I Remember, I Remember (2019)
8" x 10" C-type prints
I Remember, I Remember
by Philip Larkin
Coming up England by a different line
For once, early in the cold new year,
We stopped, and, watching men with number plates
Sprint down the platform to familiar gates,
"Why, Coventry!" I exclaimed. "I was born here."
I leant far out, and squinnied for a sign
That this was still the town that had been 'mine'
So long, but found I wasn't even clear
Which side was which. From where those cycle-crates
Were standing, had we annually departed
For all those family hols? . . . A whistle went:
Things moved. I sat back, staring at my boots.
'Was that,' my friend smiled, 'where you "have your roots"?'
No, only where my childhood was unspent,
I wanted to retort, just where I started
The above exert from Phillip Larkin's 1954 poem frames this work that is a look back over memories of childhood. I Remember, I Remember, the title directly taken from his poem, took me back to my hometown of Coventry, a place in which the poet and I share. Larkin muses on his unsoundness of growing up in this small West Midlands English city, whereas my work looks over the feeling of not belonging to the place from which you came. Navigating my memories, I returned back to my home and places I played as a young child, visiting the the trees we once climbed and the dens we built in the days when our imaginations were uncontainable.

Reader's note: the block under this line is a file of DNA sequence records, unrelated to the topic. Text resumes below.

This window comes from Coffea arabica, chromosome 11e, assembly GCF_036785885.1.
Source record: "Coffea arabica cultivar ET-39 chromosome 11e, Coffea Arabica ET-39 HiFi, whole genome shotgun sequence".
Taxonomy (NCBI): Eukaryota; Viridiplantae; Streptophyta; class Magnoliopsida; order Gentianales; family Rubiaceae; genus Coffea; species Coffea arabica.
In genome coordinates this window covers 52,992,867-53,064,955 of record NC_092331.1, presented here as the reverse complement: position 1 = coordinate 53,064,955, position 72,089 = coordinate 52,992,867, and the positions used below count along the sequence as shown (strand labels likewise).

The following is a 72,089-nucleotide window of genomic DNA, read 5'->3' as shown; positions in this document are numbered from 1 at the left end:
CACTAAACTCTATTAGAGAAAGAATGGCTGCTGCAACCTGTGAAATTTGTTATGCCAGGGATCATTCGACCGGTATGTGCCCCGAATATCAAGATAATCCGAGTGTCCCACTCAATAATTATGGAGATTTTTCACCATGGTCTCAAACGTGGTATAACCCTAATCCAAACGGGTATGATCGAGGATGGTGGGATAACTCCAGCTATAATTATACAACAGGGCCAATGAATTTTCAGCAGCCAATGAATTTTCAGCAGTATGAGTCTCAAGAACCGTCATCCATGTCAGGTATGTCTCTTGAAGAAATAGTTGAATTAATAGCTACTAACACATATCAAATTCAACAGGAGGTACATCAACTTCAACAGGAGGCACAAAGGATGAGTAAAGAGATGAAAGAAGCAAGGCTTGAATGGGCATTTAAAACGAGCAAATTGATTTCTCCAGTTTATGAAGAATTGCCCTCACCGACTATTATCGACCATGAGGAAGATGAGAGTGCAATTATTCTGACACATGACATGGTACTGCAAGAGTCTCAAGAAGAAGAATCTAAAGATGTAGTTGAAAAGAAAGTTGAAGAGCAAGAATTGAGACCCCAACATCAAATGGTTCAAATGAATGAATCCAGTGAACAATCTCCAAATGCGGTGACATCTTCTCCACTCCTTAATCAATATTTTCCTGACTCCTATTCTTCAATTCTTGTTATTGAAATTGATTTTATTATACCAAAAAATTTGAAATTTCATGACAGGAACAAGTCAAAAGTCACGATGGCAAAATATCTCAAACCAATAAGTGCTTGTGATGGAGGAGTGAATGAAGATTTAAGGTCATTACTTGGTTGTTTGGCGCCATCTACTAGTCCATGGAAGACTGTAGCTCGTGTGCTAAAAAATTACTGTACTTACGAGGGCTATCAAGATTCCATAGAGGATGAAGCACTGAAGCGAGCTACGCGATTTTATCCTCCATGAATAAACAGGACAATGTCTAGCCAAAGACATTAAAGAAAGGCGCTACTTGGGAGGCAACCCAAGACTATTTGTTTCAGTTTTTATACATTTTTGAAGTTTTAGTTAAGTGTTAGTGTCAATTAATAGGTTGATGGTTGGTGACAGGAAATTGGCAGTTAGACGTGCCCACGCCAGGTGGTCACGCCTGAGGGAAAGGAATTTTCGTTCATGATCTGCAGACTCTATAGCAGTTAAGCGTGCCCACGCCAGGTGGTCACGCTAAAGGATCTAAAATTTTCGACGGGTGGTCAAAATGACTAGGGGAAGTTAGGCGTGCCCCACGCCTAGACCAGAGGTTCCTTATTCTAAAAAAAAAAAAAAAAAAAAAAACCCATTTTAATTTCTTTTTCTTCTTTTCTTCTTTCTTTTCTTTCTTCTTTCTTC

To go back years later and not feel the uncontrollable excitement I once felt for these unconventionally special places affirmed my adulthood, a phase we seem to enter signifying our loss of play. The diptychs resonate my eternal presence, and present absence, from these places that I have come so far away from.